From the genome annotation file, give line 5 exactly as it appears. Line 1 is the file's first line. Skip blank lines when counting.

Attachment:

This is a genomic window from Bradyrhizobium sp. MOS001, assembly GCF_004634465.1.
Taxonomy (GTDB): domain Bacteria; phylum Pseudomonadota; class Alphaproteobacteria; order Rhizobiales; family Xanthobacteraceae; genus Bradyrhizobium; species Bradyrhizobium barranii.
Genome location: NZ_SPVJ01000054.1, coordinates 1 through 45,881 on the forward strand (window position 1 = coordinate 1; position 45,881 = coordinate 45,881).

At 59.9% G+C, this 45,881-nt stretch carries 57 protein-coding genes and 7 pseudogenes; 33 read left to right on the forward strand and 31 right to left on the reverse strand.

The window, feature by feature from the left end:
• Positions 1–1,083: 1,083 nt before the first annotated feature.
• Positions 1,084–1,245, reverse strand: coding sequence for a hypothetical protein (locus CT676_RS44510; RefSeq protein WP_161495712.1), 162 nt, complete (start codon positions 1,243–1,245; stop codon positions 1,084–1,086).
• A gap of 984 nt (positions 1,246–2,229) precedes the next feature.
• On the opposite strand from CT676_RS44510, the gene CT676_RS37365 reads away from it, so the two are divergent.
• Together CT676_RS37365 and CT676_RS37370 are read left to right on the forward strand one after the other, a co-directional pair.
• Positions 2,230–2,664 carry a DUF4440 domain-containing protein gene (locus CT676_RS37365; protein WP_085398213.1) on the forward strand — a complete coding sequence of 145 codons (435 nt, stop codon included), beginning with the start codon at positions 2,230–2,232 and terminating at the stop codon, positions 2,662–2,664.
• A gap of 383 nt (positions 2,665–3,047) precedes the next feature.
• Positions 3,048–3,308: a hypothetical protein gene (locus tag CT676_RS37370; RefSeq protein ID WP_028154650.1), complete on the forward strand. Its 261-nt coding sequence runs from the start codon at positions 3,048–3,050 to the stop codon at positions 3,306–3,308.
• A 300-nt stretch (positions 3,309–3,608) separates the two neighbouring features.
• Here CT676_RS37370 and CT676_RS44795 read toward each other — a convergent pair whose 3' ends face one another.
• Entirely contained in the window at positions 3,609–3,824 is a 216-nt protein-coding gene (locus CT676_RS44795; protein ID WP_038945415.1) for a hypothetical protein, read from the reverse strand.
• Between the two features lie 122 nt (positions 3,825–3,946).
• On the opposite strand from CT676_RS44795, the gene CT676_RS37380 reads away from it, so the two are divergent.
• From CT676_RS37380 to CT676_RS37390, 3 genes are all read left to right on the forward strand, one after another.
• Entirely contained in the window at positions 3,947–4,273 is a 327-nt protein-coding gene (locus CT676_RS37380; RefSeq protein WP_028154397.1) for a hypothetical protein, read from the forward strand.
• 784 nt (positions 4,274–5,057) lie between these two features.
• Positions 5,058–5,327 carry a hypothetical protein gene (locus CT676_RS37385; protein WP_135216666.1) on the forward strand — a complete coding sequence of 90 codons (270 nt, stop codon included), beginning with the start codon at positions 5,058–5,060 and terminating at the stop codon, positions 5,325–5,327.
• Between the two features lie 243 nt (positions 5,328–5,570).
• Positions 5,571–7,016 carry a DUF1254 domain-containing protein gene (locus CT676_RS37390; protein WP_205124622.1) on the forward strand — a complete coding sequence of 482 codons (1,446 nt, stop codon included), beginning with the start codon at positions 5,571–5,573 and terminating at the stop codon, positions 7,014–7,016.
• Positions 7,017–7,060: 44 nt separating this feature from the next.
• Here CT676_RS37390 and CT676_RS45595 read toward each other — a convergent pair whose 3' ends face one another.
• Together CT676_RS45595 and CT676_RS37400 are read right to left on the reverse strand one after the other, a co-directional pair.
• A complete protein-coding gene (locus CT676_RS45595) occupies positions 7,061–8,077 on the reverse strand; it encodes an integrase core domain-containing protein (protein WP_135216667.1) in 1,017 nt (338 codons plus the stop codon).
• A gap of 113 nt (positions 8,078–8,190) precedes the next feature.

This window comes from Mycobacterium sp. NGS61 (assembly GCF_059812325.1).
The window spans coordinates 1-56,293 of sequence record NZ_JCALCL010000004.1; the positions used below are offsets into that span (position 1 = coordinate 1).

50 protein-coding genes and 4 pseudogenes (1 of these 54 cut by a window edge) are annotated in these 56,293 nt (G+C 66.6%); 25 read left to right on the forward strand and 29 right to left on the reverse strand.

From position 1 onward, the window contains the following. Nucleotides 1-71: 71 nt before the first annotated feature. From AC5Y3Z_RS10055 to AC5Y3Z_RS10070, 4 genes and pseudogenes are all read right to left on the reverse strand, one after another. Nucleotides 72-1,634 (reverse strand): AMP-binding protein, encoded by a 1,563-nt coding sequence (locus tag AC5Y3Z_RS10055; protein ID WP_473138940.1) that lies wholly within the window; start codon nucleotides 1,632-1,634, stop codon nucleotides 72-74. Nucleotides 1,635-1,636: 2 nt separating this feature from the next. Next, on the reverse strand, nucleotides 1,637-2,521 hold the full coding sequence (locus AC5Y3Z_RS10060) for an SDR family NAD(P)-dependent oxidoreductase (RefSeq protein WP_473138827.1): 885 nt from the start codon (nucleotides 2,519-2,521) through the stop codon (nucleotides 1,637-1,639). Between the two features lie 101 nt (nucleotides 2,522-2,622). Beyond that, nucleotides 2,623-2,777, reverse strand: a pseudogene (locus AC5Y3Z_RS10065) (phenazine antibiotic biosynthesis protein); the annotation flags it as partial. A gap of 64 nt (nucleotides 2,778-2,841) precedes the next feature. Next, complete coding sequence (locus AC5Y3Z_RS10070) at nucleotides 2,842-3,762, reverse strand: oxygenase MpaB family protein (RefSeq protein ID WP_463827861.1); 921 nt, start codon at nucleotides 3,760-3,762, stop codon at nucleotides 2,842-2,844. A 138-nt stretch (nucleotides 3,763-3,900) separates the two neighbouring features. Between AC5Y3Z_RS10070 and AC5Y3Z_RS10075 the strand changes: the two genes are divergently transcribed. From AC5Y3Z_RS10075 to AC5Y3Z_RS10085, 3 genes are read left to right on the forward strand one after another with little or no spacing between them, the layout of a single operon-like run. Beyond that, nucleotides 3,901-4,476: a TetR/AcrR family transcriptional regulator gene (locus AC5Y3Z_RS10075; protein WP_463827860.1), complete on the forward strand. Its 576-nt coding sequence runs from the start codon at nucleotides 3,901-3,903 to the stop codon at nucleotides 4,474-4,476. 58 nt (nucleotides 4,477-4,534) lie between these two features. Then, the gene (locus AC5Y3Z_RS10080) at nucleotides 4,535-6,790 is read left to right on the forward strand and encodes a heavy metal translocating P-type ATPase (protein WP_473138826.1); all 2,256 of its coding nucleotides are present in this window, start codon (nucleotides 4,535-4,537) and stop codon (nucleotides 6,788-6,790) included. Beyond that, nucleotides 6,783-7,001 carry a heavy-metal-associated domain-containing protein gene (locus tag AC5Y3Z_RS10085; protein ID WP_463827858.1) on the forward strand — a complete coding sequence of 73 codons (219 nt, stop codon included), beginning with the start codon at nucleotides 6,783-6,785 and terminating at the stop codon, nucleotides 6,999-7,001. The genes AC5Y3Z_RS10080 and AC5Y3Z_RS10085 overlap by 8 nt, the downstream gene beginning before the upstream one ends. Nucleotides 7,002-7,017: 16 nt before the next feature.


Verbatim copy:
The window, feature by feature from the left end: